David was persistent, however, and I shared with him the character creation materials to buy me some time. He quickly generated an iconic character, Marc Antony Rhys Parthalon, not the youngest captain in Starfleet, not a prodigy, but a careful, brave, compassionate and mature man, an engineer and a teacher who, by dint of steady and reliable duty, rose to the captain's chair in his late 40s. That was harder to imagine 20 years ago than it is now.
We also put together his First Officer, who just had to be a Vulcan Science Officer (some clichés have to be honored) and I sketched out the rest of the command crew that included an 8 foot tall Kzin (animated series/Larry Niven Known Space crossover) at tactical (okay, so we out-Worfed Worf).
We decided that Captain Parthalon commanded the USS Nagato, a ship of the same class as the Enterprise C. Of course, in Season 2, no one really knew what that ship was like, so we used the unofficial "Royal Sovereign" Class from FASA's imaginative but very apocryphal NextGen Officer's Manual (eventually after "Yesterday's Enterprise" on down the line, the Nagato became an Ambassador Class vessel).
So, after all that, WHEN WERE WE GOING TO PLAY? I finally gave in.
We set up with the Nagato on the star map, and Parthalon on routine patrol duty as part of his Galaxy exploration mission. To start off, I played a clip on tape of the beginning of Star Trek II that ruckawriter had made for me. I played the distress signal from the Kobyashi Maru (16 periods out of Altair 6 . . .).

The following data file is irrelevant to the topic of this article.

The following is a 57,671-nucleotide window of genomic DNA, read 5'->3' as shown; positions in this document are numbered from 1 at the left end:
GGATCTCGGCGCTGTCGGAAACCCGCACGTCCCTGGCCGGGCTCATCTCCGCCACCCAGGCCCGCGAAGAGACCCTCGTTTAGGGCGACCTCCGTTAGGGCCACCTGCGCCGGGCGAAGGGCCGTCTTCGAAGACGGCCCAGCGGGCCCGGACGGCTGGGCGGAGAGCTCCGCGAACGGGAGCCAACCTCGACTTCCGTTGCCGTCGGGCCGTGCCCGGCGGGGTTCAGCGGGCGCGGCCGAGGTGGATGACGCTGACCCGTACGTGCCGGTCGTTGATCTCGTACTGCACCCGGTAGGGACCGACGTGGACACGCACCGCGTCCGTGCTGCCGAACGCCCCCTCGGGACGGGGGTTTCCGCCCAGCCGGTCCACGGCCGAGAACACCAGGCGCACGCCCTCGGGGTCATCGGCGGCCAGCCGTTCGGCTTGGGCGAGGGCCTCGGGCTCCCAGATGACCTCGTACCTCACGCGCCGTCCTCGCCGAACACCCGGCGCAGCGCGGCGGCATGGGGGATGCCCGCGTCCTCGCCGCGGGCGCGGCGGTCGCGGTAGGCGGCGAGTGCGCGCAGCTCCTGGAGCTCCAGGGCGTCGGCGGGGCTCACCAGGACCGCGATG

David thought he was responding to a distress signal "like" the Kobyashi Maru. He ordered the ship into position to effect rescue efforts.
Then Romulan ships started decloaking. Parthalon had not been lax during all his years coming up through the ranks. He knew his tactics and he, the crew and the Nagato gave a good account of themselves. The Romulans paid in ships and soldiers. In the end, however, the Nagato's warp core exploded, killing all hands.
David looked up at me with an expression that told me he could not believe he had failed so badly in his first outing with the game. He was not the kind of guy who would think that I had done anything but played fair. He had just not done things right. That was on his face. He said, picking up his sheet as we sat on my room's floor, "I guess that's it for my character . . ."
And I said "All right, open her up! Crew to after action debriefing! Mr. Parthalon, congratulations . . . Captain."
It was only then that David realized that he HAD been taking the Kobyashi Maru scenario.
He had performed to the best of his abilities at the "no win" scenario, and he and I were really playing Star Trek. I will never forget his mixed expression of shock, relief, and appreciation that I (really by dint of luck alone), had taken through the classic scenario, with a few tweaks, that resulted in him being completely taken in and transported (no pun intended).
It was a great start. But this was just the beginning.